Do you know your flood risk? FEMA urges NJ residents to act now
Where it can rain, there can be flooding.
That’s why on Thursday, the same day U.S. officials confirmed their forecast for an above-average Atlantic hurricane season, the Federal Emergency Management Agency urged New Jerseyans to know their risk of flooding and obtaining the appropriate protection.
“People need to stop thinking this won’t happen to them,” David Maurstad, senior manager of FEMA’s National Flood Insurance Program, told New Jersey 101.5.
Homes in high-risk flood zones with government-backed mortgages must have flood insurance. But beyond that, the homeowner’s or renter’s policy usually doesn’t cover flood damage.
For the most part, flood insurance policies take 30 days to take effect. Peak months for hurricane development are August, September, October, and November.
“It’s important not to wait for this hurricane to develop in the Atlantic,” Maurstad said. “If it’s getting close, it’s too late.”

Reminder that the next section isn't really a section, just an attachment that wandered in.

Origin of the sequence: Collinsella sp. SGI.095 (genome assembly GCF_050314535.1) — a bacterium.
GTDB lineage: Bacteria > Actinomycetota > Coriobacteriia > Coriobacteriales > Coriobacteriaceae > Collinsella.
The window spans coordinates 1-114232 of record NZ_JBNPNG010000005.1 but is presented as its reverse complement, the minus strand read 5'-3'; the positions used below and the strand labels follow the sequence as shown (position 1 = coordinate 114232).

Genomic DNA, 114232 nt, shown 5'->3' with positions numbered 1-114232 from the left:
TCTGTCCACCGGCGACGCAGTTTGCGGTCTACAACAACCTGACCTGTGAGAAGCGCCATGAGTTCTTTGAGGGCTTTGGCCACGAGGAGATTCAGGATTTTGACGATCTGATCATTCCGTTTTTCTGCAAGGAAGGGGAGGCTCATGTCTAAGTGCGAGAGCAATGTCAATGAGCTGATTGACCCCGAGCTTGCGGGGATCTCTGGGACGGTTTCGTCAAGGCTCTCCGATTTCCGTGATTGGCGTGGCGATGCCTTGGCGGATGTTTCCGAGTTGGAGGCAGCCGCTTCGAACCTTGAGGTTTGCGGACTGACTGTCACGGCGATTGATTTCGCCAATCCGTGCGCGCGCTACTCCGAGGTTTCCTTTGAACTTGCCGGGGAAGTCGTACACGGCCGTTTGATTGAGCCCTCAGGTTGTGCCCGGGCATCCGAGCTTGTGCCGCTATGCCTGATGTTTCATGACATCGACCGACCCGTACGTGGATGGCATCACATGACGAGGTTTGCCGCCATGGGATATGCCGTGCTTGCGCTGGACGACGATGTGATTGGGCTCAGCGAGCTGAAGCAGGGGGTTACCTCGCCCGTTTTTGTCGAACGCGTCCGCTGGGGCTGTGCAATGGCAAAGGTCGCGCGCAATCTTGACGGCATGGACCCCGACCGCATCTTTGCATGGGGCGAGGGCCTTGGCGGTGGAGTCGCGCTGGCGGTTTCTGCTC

According to FEMA, a single inch of water in a home can cause damage of around $25,000. Last September, the remnants of Hurricane Ida dropped about three inches of rain per hour and caused major disaster declarations in several New Jersey counties.
Forty percent of flooding occurs outside the high-risk flood zone, according to FEMA. About 90% of all natural disasters in the United States involve floods.
Do you need flood insurance? Answer this questionnaire.
The National Oceanic and Atmospheric Administration on Thursday cut its forecast for hurricane season from a 65% chance of above-normal activity to 60% chance. Agency predicts 14-20 named storms; this includes a few storms that formed in June and early July.
Dino Flammia is a reporter for New Jersey 101.5. You can reach him at [email protected]
Click here to contact an editor about a comment or correction for this story.
What would happen to NJ if we were attacked by nuclear weapons?
Models show what would happen during an air detonation, meaning the bomb would be detonated into the sky, causing extensive damage to structures and people below; or what would happen in a detonation on the ground, which would have the alarming result of nuclear fallout. The models do not take into account the number of casualties that would result from the fallout.